This makes you able to swap your ApplicationTheme by any other theme and the app will automatically update its colors transparently.

This happens essentially because your app theme is applied to the application Context and the Context of your activities.

Any Views, Dialogs, DialogFragments, BottomSheets, or any other UI bit in the hierarchy inflated with the same Context will be themed following it.

So here’s a remainder:

It’s the closest Context to the View the one imposing how the View (or other UI elements) looks.

Context wrapping

For theming, material wraps the Context into a ContextThemeWrapper before passing it to View parent constructors, and the proper application theme is passed for it. This is very well explained by Ataul on his post.

Following docs, a ContextThemeWrapper is:

A context wrapper that allows you to modify or replace the theme of the wrapped context.

The key implication for this fact is that you must take care of using the closest Context whenever you’re inflating your own views in code. Same for dialogs and everything. Otherwise they can potentially skip the theme needed.

Here’s how you can use it by yourself, in case you don’t have some specific Views directly linked to the proper Context because reasons, or you want to override it from code.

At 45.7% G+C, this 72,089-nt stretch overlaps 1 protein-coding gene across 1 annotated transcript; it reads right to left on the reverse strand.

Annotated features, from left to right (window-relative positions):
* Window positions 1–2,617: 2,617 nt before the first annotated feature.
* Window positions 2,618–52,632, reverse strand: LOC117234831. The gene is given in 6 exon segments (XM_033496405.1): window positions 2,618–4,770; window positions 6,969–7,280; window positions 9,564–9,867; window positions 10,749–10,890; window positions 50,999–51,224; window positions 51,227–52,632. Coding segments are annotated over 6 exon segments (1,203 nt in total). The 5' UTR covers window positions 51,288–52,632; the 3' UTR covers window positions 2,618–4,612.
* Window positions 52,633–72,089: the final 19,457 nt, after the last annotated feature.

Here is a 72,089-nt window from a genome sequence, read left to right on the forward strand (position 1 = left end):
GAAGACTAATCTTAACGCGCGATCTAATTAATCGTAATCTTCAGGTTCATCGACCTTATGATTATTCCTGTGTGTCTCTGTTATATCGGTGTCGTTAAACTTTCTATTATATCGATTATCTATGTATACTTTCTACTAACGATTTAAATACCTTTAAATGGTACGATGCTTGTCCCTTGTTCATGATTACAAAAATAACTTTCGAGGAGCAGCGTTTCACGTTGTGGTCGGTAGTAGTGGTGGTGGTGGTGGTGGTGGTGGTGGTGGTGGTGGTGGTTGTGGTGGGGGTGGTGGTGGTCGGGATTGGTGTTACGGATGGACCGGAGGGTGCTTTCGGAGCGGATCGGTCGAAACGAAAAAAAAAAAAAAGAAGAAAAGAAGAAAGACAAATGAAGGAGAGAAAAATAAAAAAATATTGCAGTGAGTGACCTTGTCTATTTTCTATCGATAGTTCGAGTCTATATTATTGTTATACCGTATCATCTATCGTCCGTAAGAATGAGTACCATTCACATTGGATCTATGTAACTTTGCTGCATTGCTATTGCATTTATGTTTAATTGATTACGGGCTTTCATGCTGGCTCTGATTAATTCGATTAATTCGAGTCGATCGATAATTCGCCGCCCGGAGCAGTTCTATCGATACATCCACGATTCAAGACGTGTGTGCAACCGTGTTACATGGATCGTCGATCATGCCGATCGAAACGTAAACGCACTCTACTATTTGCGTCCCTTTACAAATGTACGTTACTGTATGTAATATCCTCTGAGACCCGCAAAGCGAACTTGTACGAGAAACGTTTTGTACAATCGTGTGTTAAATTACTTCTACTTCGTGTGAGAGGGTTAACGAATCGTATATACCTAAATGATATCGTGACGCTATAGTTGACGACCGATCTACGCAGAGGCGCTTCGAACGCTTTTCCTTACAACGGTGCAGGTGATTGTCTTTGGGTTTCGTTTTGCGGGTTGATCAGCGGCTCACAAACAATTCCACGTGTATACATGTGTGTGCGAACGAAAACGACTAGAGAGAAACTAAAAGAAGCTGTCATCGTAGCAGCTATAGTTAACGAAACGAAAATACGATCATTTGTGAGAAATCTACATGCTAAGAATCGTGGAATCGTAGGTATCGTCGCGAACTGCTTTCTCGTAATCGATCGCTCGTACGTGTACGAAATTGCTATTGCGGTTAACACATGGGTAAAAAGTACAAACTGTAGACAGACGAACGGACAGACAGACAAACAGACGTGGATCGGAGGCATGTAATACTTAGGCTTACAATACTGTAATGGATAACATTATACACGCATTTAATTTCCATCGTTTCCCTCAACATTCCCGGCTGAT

val themedContext = ContextThemeWrapper(
  context,
  R.style.YourCustomTheme // apply the theme you need to the Context.
)

val view = MyCustomView(themedContext)
val otherView = LayoutInflater.from(themedContext).inflate(...)

Et voilà, everything inflated with that Context will be themed accordingly.

This might not feel like an issue you easily fall into if you use app wide theming through default styles, but it can come handy in legacy codebases that are not following this pattern and are using styles arbitrarily. It’s usually not easy to refactor the whole thing all at once, is it?

Another scenario where you can find an issue is on instrumentation tests or when you’re unit testing Android UI using tools like Robolectric or similar. Whenever you’re using a Context for instantiating your own views in tests, you should always ensure it’s properly themed. Otherwise you will run into two potential failures:

  • If those Views are reusing theme attributes (i.e: ?attr/colorSurface), those attributes will not be resolved and crash at runtime 🙀, so your test will fail.

  • If you’re asserting over UI you can potentially get some assertion errors, since the View will not be themed as expected.

To solve it, once again, wrap the Context with ContextThemeWrapper to provide the theme you need before proceeding to inflate any views using it.

You can grab ContextThemeWrapper from the SDK and it was actually also ported to AppCompat so you can also grab it from there. Both are equivalent for what is worth for the end user. The Android team did this mostly for backporting a specific constructor that the Android team needed.

AndroidX Appcompat artifact:

implementation "androidx.appcompat:appcompat:1.1.0"
testImplementation "androidx.appcompat:appcompat:1.1.0"

Final words

The difference between themes and styles is highly important, so I can’t recommend enough this talk. Never try to use themes as styles, or vice versa. Writing these posts is also helping me to polish my mental mapping on this.

Don’t for get to take a look to the previous post in the series, if you didn’t! And big thanks to Ataul, Nick Butcher and Chris Banes for their helpful resources.

For anything else you can always find me on Twitter, feel free to ping me there.

See you soon! 👋